The Simple Guide to Recruiting Interns

Spring is the time for recruiting interns aka soon-to-be college graduates, but it’s also the time when most college students are searching for summer internships. According to NACE's 2017 Internship & Co-op Survey, internships and co-ops are on the rise. More and more companies are seeing the value of internships: 75% of employers with internships surveyed said the main goal of these programs was to recruit college graduates for full-time, entry-level positions. Though the oldest members of Generation Z (those born between 1994 and 2010) are entering the workforce, Gen Z students just beginning their college careers are highly sought as interns for their tech-savviness and social media skills.

This short and simple guide to recruiting interns can help you understand how to target Gen Z students and why they make valuable interns who eventually could be excellent full-time employees.

Recruiting Interns

1. Use College Job Portals and Career Centers. Most colleges and universities have a careers portal where students can search for job postings, and this will be their first stop when they begin looking for an internship. Developing relationships with local colleges and their career center employees will help you source a broader group of viable intern applicants, and college faculty and staff are more likely to recommend students for internships that they’re familiar with and trust.

2. Boost Referrals. If you already have an established internship program, foster relationships with current and previous student interns and encourage them to refer friends to the program. To really sweeten the deal, offer prizes as referral bonuses when interns refer other students.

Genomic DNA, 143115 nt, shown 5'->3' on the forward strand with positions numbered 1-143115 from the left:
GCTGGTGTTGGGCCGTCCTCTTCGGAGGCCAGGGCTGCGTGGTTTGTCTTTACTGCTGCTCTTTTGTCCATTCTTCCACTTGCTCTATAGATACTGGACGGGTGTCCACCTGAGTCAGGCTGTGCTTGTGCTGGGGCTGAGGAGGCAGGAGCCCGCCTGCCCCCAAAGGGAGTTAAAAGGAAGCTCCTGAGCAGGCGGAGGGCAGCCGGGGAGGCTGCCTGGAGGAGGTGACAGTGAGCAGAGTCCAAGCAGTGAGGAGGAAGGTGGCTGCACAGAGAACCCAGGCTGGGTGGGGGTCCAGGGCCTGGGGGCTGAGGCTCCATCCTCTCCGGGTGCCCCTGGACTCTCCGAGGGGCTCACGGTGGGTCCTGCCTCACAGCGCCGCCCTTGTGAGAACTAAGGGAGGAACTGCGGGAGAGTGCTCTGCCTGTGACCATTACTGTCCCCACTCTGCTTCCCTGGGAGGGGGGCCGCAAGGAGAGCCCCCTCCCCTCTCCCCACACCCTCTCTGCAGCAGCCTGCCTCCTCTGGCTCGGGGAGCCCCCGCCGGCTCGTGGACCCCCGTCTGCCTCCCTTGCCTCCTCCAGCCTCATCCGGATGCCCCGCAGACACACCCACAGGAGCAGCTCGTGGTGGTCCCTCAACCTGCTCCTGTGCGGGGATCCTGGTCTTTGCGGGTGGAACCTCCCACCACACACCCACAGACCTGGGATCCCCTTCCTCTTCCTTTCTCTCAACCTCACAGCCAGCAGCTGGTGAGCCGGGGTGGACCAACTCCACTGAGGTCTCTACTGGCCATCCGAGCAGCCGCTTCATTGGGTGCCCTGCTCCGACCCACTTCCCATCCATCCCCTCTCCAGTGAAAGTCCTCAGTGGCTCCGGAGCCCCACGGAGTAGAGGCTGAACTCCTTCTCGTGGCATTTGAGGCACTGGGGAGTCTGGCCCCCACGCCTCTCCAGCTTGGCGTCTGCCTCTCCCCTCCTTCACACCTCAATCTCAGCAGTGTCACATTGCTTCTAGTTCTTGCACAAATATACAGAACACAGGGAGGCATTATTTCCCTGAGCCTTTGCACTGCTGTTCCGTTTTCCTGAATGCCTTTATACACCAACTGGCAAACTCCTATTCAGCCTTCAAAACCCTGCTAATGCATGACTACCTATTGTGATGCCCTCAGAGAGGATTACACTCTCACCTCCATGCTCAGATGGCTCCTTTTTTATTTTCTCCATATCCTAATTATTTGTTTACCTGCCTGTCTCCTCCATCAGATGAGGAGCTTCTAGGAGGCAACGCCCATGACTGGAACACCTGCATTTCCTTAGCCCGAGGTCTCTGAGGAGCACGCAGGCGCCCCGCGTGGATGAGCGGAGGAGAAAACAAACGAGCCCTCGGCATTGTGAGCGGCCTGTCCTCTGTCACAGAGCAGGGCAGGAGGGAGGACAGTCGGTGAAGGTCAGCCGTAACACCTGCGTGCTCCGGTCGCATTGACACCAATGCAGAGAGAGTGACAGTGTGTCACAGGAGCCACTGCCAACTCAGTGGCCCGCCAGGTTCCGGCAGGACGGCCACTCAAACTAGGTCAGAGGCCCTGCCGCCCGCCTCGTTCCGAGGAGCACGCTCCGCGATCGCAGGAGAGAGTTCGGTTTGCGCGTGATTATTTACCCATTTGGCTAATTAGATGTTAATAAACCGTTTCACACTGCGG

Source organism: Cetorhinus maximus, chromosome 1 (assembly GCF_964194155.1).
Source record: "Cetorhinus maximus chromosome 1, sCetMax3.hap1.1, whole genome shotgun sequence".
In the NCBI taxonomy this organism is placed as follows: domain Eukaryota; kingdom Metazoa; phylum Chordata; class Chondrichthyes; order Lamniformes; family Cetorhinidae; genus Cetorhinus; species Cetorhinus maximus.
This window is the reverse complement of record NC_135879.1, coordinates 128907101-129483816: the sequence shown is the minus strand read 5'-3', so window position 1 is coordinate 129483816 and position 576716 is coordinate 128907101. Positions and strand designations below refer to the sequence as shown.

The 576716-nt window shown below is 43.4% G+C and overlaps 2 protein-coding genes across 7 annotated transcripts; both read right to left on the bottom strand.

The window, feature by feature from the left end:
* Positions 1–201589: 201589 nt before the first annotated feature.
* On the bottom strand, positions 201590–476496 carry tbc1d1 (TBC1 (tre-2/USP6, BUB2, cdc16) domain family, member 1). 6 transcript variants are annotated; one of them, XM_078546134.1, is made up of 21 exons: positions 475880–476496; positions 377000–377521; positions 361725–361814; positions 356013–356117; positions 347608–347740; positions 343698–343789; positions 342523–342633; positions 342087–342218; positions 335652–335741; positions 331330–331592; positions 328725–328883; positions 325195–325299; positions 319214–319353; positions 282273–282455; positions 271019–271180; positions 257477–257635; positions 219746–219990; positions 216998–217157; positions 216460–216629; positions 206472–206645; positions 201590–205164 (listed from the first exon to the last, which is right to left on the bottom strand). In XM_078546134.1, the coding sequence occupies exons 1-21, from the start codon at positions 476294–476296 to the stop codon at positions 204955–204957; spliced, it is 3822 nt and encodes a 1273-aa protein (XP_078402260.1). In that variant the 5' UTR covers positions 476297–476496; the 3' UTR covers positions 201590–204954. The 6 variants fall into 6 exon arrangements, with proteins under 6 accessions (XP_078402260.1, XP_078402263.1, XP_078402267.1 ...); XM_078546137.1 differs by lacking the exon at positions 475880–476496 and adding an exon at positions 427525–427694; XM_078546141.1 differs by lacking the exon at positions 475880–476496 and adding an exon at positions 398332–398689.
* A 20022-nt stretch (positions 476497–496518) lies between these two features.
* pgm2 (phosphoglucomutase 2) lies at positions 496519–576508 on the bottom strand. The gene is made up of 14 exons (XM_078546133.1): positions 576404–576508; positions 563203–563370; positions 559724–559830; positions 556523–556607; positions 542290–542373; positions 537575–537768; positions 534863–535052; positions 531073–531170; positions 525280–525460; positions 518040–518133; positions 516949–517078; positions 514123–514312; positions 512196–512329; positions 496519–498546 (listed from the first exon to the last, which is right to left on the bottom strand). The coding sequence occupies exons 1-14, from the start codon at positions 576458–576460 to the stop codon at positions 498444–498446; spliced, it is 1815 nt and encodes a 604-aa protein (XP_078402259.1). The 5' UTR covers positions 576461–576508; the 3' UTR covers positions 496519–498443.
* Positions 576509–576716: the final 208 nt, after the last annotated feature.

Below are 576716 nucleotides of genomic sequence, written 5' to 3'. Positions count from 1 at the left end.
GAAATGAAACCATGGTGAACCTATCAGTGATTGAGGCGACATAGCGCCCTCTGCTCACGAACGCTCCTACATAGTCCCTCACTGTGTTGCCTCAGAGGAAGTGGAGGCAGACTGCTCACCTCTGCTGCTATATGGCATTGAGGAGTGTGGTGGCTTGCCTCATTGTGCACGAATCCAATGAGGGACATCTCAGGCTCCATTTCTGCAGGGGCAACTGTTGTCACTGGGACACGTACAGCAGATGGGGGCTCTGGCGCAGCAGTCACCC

3. Connect on Social Media. Recruiting Gen Z means you need to get on their level and join social media. Although some students may already be using LinkedIn, it’s more likely that they’re surfing Facebook, Twitter and even Instagram for potential job openings. Use social media to show the younger generation how interesting the workplace can be, and they’ll be intrigued to learn more.

4. Have a Presence on Internship Websites. Students searching for an internship may check well-known internship search websites like Looksharp and Internships.com after they’ve exhausted their college’s job portal. Although intern-specific websites would be their first choice, they’ll also review other common job listing sites like Indeed and Monster, so make sure job descriptions are well-distributed and, most importantly, interesting.

5. Get Their Attention with HR Tech. Interviewing technology that features on-demand video and text interviewing is a quick, efficient, mobile-first way to engage Gen Z students. Include a link when you socialize internship positions inviting them to complete a short on-demand video interview, or reach them with on-demand text interviewing. You’ll make an impression with Gen Z as a technology-forward organization while you build your internship talent pool.

Up the Value of Internships to Your Organization

Much like new grads, college students are still learning professional skills and behavior. By recruiting interns, companies have the opportunity to teach them, and perhaps more importantly, to shape them into high-performing employees.

Many of these students may have never had a job before, so an internship is their first taste of the workplace – make it count. Help them learn your industry and when they’ve gathered more experience and earned their degree, hire them full time. You’ll have a new employee who’s truly engaged and already knowledgeable about your organization’s culture and workplace processes.

Learn How to Engage Gen Z Candidates

Updated content. Blog originally published by Greenjobinerview in March 2016.

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